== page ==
When I was at Victoria Falls last year, I thought about the billions of photographs that must have been taken there, and I almost decided to just visit the place without my camera. That was until I spoke with some of the local people, who told me that they had seen a bull elephant crossing the Zambezi river the day before. During my research I had not seen any images of the falls with an elephant in it, so I decided to stay a few extra days and try my luck.
The course of the Zambezi is dotted with numerous tree-covered islands, which increase in number as the river approaches the falls. As the dry season takes effect, the islets on the crest become wider and more numerous, and with the water level of the Zambezi dropping, once submerged walkways and fresh foraging possibilities present themselves. This elephant was apparently aware of this.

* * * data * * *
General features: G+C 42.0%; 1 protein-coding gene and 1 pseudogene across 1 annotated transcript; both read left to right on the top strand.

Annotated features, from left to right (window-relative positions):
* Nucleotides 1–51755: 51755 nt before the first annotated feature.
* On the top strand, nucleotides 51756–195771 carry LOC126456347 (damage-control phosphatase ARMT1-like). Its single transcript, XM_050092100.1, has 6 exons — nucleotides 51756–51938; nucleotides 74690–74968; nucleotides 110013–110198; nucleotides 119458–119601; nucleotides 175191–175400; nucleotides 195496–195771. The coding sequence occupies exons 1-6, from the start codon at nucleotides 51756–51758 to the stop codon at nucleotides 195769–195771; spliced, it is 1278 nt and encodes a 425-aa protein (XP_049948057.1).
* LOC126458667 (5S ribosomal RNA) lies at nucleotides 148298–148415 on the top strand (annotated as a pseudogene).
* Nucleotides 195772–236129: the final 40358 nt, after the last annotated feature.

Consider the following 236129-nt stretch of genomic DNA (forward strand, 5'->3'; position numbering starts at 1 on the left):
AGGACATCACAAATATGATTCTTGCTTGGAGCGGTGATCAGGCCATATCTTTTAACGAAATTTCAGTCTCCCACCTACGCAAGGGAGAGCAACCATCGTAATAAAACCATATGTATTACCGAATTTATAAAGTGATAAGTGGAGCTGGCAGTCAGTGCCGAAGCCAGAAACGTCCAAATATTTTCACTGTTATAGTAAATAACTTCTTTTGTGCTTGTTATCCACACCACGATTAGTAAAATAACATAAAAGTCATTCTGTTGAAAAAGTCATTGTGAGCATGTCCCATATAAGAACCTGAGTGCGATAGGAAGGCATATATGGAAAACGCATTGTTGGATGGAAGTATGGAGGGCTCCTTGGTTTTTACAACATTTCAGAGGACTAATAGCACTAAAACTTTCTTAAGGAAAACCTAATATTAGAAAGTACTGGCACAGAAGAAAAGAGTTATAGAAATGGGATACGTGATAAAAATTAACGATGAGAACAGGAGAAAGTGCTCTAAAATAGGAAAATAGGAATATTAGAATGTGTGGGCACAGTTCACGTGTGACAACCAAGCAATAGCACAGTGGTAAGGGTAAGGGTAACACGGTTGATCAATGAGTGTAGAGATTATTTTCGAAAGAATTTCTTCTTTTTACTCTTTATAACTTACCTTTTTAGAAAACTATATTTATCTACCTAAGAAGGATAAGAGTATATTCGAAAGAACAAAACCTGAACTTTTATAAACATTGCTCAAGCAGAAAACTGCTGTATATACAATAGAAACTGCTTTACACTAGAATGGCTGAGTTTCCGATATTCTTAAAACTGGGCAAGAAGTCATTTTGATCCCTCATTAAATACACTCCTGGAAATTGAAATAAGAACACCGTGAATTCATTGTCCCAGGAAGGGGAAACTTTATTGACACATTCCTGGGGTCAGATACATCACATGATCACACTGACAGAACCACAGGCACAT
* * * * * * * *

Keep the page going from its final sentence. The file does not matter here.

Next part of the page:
On the third day I left very early with a small boat to reach my location. On my way to the edge I suddenly saw the lone bull wading through shallow parts of the river, but it was far away and light levels were low, so I decided to continue to the falls. I took some sunrise shots and half an hour later I saw the elephant approaching the falls. I quickly collected my gear and moved carefully towards the edge where the water plummeted into a 360ft chasm - not particularly nice when you're afraid of heights... I set everything up in order to include as much as possible of the falls and made a composition. Luckily the elephant was aware of my preference to shoot into the light, so his position couldn't be better.
After I took the shots, I knew I had just witnessed and captured something very special. Later that day local people confirmed this by telling me that they had never seen an elephant so close to the edge of the falls before - exactly what I wanted to hear!
This image was featured as a double page spread in National Geographic.
©2009 Marsel van Oosten, All Rights Reserved. This image is not available for use on websites, blogs or other media without the explicit written permission of the photographer.